A new contract with a tannery just two months after a move into commercial laundry shows momentum is building at cleaning technology company Xeros (XSG), says Jefferies.

Analyst Ken Rumph reiterated his ‘buy’ recommendation and maintained his 349p target price on the stock after the company secured a 10-year contract with ‘lead customer’ Wollsdorf in leather tanning under its new Symphony commercial laundry brand.

He said it shows the ‘multi-faceted business case’ for Xeros, including reduced inputs of chemicals and water, reduced effluent to treat and ‘more consistent higher quality product’.

‘Trials with five more tanneries support our estimates of rapid uptake: following progress on Symphony in commercial laundry and in high-performance workwear, momentum is building well,’ said Rumph.

By Tuesday afternoon, the shares were trading up 2.3%, or 7p, at 315p.

Key stats
Market capitalisation£533m
No. of shares out1,228m
No. of shares floating1,128m
No. of common shareholdersnot stated
No. of employees8392
Trading volume (10 day avg.)3m
Profit before tax£86m
Earnings per share7.00p
Cashflow per share15.84p
Cash per share4.59p

Berenberg expects more disappointment at Debenhams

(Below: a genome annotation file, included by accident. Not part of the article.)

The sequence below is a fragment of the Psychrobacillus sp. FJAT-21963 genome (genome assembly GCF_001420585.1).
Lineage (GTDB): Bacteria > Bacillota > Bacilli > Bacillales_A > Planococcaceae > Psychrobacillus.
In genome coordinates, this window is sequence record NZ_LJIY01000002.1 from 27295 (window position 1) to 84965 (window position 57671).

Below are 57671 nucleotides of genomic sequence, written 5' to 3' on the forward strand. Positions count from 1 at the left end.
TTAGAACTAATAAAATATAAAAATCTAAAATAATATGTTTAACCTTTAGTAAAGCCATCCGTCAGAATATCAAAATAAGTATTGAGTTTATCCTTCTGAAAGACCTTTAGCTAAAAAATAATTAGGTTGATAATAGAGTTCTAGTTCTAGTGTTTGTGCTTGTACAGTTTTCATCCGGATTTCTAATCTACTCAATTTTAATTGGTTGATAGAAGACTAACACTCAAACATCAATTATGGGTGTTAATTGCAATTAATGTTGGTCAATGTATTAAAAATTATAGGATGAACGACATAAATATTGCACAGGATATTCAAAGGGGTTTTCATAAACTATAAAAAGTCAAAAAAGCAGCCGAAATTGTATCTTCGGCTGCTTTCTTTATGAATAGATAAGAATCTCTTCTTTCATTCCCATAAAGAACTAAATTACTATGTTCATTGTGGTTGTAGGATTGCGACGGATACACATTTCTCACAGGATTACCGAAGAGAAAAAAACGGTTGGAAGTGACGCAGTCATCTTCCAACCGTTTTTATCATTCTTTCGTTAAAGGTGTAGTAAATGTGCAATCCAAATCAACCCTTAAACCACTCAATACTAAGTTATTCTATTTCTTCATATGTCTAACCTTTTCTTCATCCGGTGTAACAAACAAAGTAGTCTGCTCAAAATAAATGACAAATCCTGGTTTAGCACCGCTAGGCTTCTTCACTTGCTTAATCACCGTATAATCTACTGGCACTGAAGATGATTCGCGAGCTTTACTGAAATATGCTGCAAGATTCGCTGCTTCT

There could be disappointment from high street stalwart Debenhams (DEB) later this year as it struggles to grow its top line, says Berenberg.

Analyst Conrad Bartos retained his ‘sell’ recommendation and lowered his target price from 46p to 37p following poor third quarter results that showed like-for-like growth down 2.4%. The shares firmed 1.75%, or 0.75p, at 43.75p at the time of writing.

Bartos noted the results were ‘characterised by UK retail market volatility’ but he still believes ‘the top-line weakness is driven by Debenhams’ lack of differentiation and as such, could lead to further disappointment at full-year results in October’.

He added: ‘A reduction in head office wage costs, supply chain efficiencies and lower sales volumes mean operating costs are expected to grow by only 1% this year, however, we believe the high fixed cost base and gross margin pressures in years ahead are underestimated.’

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  • Pearson PLC (PSON.L)
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  • Marks and Spencer Group PLC (MKS.L)
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  • BT Group PLC (BT.L)
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  • Xeros Technology Group PLC (XSG.L)
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  • Debenhams PLC (DEB.L)